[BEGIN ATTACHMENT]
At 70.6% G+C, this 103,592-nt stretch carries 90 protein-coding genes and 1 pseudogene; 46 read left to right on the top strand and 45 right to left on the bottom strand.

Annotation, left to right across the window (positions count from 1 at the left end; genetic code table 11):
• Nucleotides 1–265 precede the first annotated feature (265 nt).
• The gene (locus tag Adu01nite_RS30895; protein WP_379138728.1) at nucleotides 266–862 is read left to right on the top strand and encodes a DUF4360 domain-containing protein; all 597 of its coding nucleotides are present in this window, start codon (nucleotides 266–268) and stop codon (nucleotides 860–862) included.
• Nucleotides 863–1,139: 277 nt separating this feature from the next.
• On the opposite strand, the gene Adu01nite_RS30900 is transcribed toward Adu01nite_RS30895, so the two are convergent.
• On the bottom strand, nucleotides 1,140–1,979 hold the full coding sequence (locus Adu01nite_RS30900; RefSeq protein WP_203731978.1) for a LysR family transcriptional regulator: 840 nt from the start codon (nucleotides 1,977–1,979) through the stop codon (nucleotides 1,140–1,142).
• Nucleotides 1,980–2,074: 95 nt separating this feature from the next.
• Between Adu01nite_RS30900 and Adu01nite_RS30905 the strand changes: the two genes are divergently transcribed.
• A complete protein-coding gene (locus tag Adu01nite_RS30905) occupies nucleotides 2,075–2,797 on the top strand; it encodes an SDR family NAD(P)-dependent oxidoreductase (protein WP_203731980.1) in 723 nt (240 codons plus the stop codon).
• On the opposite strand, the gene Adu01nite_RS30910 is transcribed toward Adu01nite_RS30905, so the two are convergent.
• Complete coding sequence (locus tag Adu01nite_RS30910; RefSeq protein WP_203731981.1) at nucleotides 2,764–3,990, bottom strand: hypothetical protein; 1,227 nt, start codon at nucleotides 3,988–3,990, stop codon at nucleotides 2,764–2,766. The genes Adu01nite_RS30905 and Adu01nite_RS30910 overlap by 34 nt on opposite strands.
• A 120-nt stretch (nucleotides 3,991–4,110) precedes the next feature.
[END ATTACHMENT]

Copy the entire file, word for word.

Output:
At 70.6% G+C, this 103,592-nt stretch carries 90 protein-coding genes and 1 pseudogene; 46 read left to right on the top strand and 45 right to left on the bottom strand.

Annotation, left to right across the window (positions count from 1 at the left end; genetic code table 11):
• Nucleotides 1–265 precede the first annotated feature (265 nt).
• The gene (locus tag Adu01nite_RS30895; protein WP_379138728.1) at nucleotides 266–862 is read left to right on the top strand and encodes a DUF4360 domain-containing protein; all 597 of its coding nucleotides are present in this window, start codon (nucleotides 266–268) and stop codon (nucleotides 860–862) included.
• Nucleotides 863–1,139: 277 nt separating this feature from the next.
• On the opposite strand, the gene Adu01nite_RS30900 is transcribed toward Adu01nite_RS30895, so the two are convergent.
• On the bottom strand, nucleotides 1,140–1,979 hold the full coding sequence (locus Adu01nite_RS30900; RefSeq protein WP_203731978.1) for a LysR family transcriptional regulator: 840 nt from the start codon (nucleotides 1,977–1,979) through the stop codon (nucleotides 1,140–1,142).
• Nucleotides 1,980–2,074: 95 nt separating this feature from the next.
• Between Adu01nite_RS30900 and Adu01nite_RS30905 the strand changes: the two genes are divergently transcribed.
• A complete protein-coding gene (locus tag Adu01nite_RS30905) occupies nucleotides 2,075–2,797 on the top strand; it encodes an SDR family NAD(P)-dependent oxidoreductase (protein WP_203731980.1) in 723 nt (240 codons plus the stop codon).
• On the opposite strand, the gene Adu01nite_RS30910 is transcribed toward Adu01nite_RS30905, so the two are convergent.
• Complete coding sequence (locus tag Adu01nite_RS30910; RefSeq protein WP_203731981.1) at nucleotides 2,764–3,990, bottom strand: hypothetical protein; 1,227 nt, start codon at nucleotides 3,988–3,990, stop codon at nucleotides 2,764–2,766. The genes Adu01nite_RS30905 and Adu01nite_RS30910 overlap by 34 nt on opposite strands.
• A 120-nt stretch (nucleotides 3,991–4,110) precedes the next feature.